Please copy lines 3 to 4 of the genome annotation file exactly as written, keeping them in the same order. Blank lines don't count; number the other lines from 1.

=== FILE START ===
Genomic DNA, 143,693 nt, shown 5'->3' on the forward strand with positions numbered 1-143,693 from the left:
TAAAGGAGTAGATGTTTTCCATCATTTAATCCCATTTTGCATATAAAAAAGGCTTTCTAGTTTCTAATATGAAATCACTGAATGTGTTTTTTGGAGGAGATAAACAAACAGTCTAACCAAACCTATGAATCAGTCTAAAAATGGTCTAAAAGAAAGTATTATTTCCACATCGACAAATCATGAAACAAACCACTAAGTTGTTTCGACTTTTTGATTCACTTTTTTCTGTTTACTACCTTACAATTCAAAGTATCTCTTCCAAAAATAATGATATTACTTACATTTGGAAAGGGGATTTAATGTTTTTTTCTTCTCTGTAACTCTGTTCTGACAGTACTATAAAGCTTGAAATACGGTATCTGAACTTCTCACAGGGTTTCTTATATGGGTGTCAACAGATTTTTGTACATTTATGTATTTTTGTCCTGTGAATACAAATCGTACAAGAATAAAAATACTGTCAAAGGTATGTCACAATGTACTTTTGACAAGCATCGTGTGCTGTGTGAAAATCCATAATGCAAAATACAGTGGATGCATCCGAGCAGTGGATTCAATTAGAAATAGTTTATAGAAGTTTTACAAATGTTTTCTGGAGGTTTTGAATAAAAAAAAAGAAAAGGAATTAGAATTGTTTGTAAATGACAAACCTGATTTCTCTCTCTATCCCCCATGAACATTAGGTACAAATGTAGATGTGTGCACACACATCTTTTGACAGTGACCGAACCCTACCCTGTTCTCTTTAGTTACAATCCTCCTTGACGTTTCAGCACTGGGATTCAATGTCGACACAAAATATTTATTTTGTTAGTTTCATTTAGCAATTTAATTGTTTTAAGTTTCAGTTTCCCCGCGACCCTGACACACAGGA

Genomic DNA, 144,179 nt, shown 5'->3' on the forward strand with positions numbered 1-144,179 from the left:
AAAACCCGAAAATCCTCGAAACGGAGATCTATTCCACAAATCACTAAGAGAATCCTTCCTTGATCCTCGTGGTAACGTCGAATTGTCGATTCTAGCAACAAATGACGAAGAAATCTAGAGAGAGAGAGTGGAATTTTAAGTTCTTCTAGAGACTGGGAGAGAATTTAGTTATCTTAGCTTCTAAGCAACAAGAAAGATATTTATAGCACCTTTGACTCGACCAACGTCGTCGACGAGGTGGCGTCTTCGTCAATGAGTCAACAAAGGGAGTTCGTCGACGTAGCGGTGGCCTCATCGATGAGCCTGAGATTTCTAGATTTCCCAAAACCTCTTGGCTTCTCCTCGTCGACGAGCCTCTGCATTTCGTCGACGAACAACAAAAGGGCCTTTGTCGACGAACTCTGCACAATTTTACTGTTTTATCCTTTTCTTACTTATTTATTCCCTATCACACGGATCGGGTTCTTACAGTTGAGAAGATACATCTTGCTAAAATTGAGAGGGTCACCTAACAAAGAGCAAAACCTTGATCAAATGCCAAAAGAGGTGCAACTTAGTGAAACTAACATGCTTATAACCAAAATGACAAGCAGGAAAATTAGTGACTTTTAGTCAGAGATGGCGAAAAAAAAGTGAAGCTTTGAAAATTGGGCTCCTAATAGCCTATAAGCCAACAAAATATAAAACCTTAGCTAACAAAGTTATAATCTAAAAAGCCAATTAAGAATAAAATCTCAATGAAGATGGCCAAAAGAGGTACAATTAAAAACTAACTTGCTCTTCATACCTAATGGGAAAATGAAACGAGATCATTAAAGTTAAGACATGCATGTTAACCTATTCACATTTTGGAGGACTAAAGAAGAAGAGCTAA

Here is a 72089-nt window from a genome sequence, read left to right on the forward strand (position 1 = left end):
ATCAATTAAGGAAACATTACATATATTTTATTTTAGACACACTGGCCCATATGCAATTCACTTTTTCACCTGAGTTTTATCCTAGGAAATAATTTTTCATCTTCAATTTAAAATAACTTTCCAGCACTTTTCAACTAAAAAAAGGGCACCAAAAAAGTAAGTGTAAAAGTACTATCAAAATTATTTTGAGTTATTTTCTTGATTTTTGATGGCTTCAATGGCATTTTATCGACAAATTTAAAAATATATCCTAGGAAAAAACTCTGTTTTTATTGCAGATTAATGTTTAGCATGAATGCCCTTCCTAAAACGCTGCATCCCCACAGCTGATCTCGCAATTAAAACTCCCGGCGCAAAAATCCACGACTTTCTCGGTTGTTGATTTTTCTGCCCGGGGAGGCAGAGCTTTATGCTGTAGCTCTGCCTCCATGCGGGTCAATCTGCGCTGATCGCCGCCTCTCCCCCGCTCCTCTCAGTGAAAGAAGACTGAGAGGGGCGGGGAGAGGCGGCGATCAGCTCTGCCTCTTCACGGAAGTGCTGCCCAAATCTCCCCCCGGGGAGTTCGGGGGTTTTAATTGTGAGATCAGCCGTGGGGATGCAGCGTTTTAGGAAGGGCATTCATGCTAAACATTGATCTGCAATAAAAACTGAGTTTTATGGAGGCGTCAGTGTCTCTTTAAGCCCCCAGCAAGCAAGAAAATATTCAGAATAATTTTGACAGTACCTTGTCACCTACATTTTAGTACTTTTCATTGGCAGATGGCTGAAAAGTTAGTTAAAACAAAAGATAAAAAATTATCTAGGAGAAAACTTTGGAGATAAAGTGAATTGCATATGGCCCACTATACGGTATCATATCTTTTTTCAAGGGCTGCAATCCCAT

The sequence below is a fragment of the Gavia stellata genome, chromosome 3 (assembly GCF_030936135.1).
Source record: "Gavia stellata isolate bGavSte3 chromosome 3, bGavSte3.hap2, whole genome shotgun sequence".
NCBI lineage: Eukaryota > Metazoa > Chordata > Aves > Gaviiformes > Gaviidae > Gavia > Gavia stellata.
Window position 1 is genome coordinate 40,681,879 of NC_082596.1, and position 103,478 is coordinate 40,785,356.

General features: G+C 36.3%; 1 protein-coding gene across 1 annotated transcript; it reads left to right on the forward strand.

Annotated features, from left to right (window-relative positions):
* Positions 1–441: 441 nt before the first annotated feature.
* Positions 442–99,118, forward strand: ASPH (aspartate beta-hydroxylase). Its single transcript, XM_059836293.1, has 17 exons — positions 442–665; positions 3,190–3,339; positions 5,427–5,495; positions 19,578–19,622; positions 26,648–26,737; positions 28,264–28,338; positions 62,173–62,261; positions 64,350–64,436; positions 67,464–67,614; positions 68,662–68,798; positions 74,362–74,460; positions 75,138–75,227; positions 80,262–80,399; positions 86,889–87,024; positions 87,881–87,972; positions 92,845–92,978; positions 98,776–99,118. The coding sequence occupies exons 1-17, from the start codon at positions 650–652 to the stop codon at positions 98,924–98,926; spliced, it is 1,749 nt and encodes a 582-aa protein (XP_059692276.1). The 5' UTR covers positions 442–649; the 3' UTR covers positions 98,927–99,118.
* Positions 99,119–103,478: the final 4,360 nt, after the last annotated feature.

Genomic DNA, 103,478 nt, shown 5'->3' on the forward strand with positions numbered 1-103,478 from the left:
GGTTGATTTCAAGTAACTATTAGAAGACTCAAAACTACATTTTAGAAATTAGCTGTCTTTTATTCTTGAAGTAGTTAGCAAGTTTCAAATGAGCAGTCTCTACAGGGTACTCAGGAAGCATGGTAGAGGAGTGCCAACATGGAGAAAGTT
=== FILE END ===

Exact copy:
Genomic DNA, 144,179 nt, shown 5'->3' on the forward strand with positions numbered 1-144,179 from the left:
AAAACCCGAAAATCCTCGAAACGGAGATCTATTCCACAAATCACTAAGAGAATCCTTCCTTGATCCTCGTGGTAACGTCGAATTGTCGATTCTAGCAACAAATGACGAAGAAATCTAGAGAGAGAGAGTGGAATTTTAAGTTCTTCTAGAGACTGGGAGAGAATTTAGTTATCTTAGCTTCTAAGCAACAAGAAAGATATTTATAGCACCTTTGACTCGACCAACGTCGTCGACGAGGTGGCGTCTTCGTCAATGAGTCAACAAAGGGAGTTCGTCGACGTAGCGGTGGCCTCATCGATGAGCCTGAGATTTCTAGATTTCCCAAAACCTCTTGGCTTCTCCTCGTCGACGAGCCTCTGCATTTCGTCGACGAACAACAAAAGGGCCTTTGTCGACGAACTCTGCACAATTTTACTGTTTTATCCTTTTCTTACTTATTTATTCCCTATCACACGGATCGGGTTCTTACAGTTGAGAAGATACATCTTGCTAAAATTGAGAGGGTCACCTAACAAAGAGCAAAACCTTGATCAAATGCCAAAAGAGGTGCAACTTAGTGAAACTAACATGCTTATAACCAAAATGACAAGCAGGAAAATTAGTGACTTTTAGTCAGAGATGGCGAAAAAAAAGTGAAGCTTTGAAAATTGGGCTCCTAATAGCCTATAAGCCAACAAAATATAAAACCTTAGCTAACAAAGTTATAATCTAAAAAGCCAATTAAGAATAAAATCTCAATGAAGATGGCCAAAAGAGGTACAATTAAAAACTAACTTGCTCTTCATACCTAATGGGAAAATGAAACGAGATCATTAAAGTTAAGACATGCATGTTAACCTATTCACATTTTGGAGGACTAAAGAAGAAGAGCTAA